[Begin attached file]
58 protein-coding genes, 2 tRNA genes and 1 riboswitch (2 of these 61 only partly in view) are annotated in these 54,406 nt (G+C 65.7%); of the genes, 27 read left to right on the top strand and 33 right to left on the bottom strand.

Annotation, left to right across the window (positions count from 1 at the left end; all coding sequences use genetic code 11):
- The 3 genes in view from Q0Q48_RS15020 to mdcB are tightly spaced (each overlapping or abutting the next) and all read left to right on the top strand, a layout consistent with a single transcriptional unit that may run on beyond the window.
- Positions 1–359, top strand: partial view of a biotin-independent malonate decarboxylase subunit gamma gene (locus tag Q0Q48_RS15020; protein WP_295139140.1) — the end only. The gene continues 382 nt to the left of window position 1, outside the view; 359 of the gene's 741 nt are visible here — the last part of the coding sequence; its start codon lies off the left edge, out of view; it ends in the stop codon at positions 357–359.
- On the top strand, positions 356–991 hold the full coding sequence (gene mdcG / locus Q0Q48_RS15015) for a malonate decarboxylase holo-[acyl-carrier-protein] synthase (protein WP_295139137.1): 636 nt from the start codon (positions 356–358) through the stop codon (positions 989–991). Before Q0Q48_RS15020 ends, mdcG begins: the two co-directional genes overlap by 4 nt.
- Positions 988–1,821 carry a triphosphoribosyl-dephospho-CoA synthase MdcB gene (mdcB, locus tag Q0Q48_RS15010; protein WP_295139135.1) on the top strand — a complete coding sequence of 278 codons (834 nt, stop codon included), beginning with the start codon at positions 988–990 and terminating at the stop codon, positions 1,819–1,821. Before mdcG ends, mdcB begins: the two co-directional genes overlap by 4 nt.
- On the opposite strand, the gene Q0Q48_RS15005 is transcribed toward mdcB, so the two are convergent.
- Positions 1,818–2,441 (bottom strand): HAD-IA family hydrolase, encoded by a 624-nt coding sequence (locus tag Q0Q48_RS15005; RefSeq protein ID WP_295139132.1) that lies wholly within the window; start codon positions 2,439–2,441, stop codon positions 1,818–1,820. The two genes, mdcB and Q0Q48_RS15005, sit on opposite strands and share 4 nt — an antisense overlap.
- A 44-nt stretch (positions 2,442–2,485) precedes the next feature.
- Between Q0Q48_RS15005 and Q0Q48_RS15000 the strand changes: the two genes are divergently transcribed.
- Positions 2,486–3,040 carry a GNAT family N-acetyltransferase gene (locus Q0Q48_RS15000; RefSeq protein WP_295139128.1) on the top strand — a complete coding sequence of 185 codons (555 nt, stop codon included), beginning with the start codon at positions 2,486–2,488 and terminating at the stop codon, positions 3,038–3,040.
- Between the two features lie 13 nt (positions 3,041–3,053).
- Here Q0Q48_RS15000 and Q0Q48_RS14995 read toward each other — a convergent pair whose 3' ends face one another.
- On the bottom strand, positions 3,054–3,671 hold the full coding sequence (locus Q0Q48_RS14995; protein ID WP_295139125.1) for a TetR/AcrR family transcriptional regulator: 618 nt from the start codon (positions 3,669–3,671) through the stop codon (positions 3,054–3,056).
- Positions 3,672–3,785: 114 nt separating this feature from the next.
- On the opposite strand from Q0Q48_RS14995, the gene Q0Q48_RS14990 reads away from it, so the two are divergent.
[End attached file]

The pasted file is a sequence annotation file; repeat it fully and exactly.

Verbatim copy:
58 protein-coding genes, 2 tRNA genes and 1 riboswitch (2 of these 61 only partly in view) are annotated in these 54,406 nt (G+C 65.7%); of the genes, 27 read left to right on the top strand and 33 right to left on the bottom strand.

Annotation, left to right across the window (positions count from 1 at the left end; all coding sequences use genetic code 11):
- The 3 genes in view from Q0Q48_RS15020 to mdcB are tightly spaced (each overlapping or abutting the next) and all read left to right on the top strand, a layout consistent with a single transcriptional unit that may run on beyond the window.
- Positions 1–359, top strand: partial view of a biotin-independent malonate decarboxylase subunit gamma gene (locus tag Q0Q48_RS15020; protein WP_295139140.1) — the end only. The gene continues 382 nt to the left of window position 1, outside the view; 359 of the gene's 741 nt are visible here — the last part of the coding sequence; its start codon lies off the left edge, out of view; it ends in the stop codon at positions 357–359.
- On the top strand, positions 356–991 hold the full coding sequence (gene mdcG / locus Q0Q48_RS15015) for a malonate decarboxylase holo-[acyl-carrier-protein] synthase (protein WP_295139137.1): 636 nt from the start codon (positions 356–358) through the stop codon (positions 989–991). Before Q0Q48_RS15020 ends, mdcG begins: the two co-directional genes overlap by 4 nt.
- Positions 988–1,821 carry a triphosphoribosyl-dephospho-CoA synthase MdcB gene (mdcB, locus tag Q0Q48_RS15010; protein WP_295139135.1) on the top strand — a complete coding sequence of 278 codons (834 nt, stop codon included), beginning with the start codon at positions 988–990 and terminating at the stop codon, positions 1,819–1,821. Before mdcG ends, mdcB begins: the two co-directional genes overlap by 4 nt.
- On the opposite strand, the gene Q0Q48_RS15005 is transcribed toward mdcB, so the two are convergent.
- Positions 1,818–2,441 (bottom strand): HAD-IA family hydrolase, encoded by a 624-nt coding sequence (locus tag Q0Q48_RS15005; RefSeq protein ID WP_295139132.1) that lies wholly within the window; start codon positions 2,439–2,441, stop codon positions 1,818–1,820. The two genes, mdcB and Q0Q48_RS15005, sit on opposite strands and share 4 nt — an antisense overlap.
- A 44-nt stretch (positions 2,442–2,485) precedes the next feature.
- Between Q0Q48_RS15005 and Q0Q48_RS15000 the strand changes: the two genes are divergently transcribed.
- Positions 2,486–3,040 carry a GNAT family N-acetyltransferase gene (locus Q0Q48_RS15000; RefSeq protein WP_295139128.1) on the top strand — a complete coding sequence of 185 codons (555 nt, stop codon included), beginning with the start codon at positions 2,486–2,488 and terminating at the stop codon, positions 3,038–3,040.
- Between the two features lie 13 nt (positions 3,041–3,053).
- Here Q0Q48_RS15000 and Q0Q48_RS14995 read toward each other — a convergent pair whose 3' ends face one another.
- On the bottom strand, positions 3,054–3,671 hold the full coding sequence (locus Q0Q48_RS14995; protein ID WP_295139125.1) for a TetR/AcrR family transcriptional regulator: 618 nt from the start codon (positions 3,669–3,671) through the stop codon (positions 3,054–3,056).
- Positions 3,672–3,785: 114 nt separating this feature from the next.
- On the opposite strand from Q0Q48_RS14995, the gene Q0Q48_RS14990 reads away from it, so the two are divergent.